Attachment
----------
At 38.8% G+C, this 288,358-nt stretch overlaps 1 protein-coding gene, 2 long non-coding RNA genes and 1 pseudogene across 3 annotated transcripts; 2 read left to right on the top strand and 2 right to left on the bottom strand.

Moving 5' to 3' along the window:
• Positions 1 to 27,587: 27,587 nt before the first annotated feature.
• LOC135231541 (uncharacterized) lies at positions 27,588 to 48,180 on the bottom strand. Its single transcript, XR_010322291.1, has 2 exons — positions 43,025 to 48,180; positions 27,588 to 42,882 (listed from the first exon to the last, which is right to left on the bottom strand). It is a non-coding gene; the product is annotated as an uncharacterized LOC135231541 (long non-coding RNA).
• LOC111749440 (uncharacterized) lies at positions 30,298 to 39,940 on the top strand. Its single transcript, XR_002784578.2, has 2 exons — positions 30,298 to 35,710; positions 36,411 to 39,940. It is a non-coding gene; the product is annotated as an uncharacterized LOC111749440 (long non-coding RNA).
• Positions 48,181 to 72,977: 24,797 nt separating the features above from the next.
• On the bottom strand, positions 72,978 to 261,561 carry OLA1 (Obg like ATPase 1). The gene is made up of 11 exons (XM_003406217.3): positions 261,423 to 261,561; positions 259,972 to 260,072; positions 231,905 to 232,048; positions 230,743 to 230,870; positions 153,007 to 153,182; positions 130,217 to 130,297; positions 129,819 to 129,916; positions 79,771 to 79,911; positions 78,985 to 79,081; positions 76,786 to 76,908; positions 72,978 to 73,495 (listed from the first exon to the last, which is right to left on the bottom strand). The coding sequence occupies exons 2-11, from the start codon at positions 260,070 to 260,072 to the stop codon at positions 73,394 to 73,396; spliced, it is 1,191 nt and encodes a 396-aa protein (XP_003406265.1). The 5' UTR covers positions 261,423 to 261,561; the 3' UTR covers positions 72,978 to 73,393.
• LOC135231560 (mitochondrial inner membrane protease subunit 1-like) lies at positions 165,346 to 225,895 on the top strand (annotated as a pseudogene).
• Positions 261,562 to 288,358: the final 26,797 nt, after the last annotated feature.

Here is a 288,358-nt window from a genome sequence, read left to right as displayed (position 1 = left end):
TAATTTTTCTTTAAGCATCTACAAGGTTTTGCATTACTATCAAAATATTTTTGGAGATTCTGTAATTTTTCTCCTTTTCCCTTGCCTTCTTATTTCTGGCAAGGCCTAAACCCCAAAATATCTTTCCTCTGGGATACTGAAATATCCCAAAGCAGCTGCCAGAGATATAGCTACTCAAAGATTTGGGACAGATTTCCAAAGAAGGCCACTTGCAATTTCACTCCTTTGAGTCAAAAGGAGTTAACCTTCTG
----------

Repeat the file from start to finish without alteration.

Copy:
At 38.8% G+C, this 288,358-nt stretch overlaps 1 protein-coding gene, 2 long non-coding RNA genes and 1 pseudogene across 3 annotated transcripts; 2 read left to right on the top strand and 2 right to left on the bottom strand.

Moving 5' to 3' along the window:
• Positions 1 to 27,587: 27,587 nt before the first annotated feature.
• LOC135231541 (uncharacterized) lies at positions 27,588 to 48,180 on the bottom strand. Its single transcript, XR_010322291.1, has 2 exons — positions 43,025 to 48,180; positions 27,588 to 42,882 (listed from the first exon to the last, which is right to left on the bottom strand). It is a non-coding gene; the product is annotated as an uncharacterized LOC135231541 (long non-coding RNA).
• LOC111749440 (uncharacterized) lies at positions 30,298 to 39,940 on the top strand. Its single transcript, XR_002784578.2, has 2 exons — positions 30,298 to 35,710; positions 36,411 to 39,940. It is a non-coding gene; the product is annotated as an uncharacterized LOC111749440 (long non-coding RNA).
• Positions 48,181 to 72,977: 24,797 nt separating the features above from the next.
• On the bottom strand, positions 72,978 to 261,561 carry OLA1 (Obg like ATPase 1). The gene is made up of 11 exons (XM_003406217.3): positions 261,423 to 261,561; positions 259,972 to 260,072; positions 231,905 to 232,048; positions 230,743 to 230,870; positions 153,007 to 153,182; positions 130,217 to 130,297; positions 129,819 to 129,916; positions 79,771 to 79,911; positions 78,985 to 79,081; positions 76,786 to 76,908; positions 72,978 to 73,495 (listed from the first exon to the last, which is right to left on the bottom strand). The coding sequence occupies exons 2-11, from the start codon at positions 260,070 to 260,072 to the stop codon at positions 73,394 to 73,396; spliced, it is 1,191 nt and encodes a 396-aa protein (XP_003406265.1). The 5' UTR covers positions 261,423 to 261,561; the 3' UTR covers positions 72,978 to 73,393.
• LOC135231560 (mitochondrial inner membrane protease subunit 1-like) lies at positions 165,346 to 225,895 on the top strand (annotated as a pseudogene).
• Positions 261,562 to 288,358: the final 26,797 nt, after the last annotated feature.

Here is a 288,358-nt window from a genome sequence, read left to right as displayed (position 1 = left end):
TAATTTTTCTTTAAGCATCTACAAGGTTTTGCATTACTATCAAAATATTTTTGGAGATTCTGTAATTTTTCTCCTTTTCCCTTGCCTTCTTATTTCTGGCAAGGCCTAAACCCCAAAATATCTTTCCTCTGGGATACTGAAATATCCCAAAGCAGCTGCCAGAGATATAGCTACTCAAAGATTTGGGACAGATTTCCAAAGAAGGCCACTTGCAATTTCACTCCTTTGAGTCAAAAGGAGTTAACCTTCTG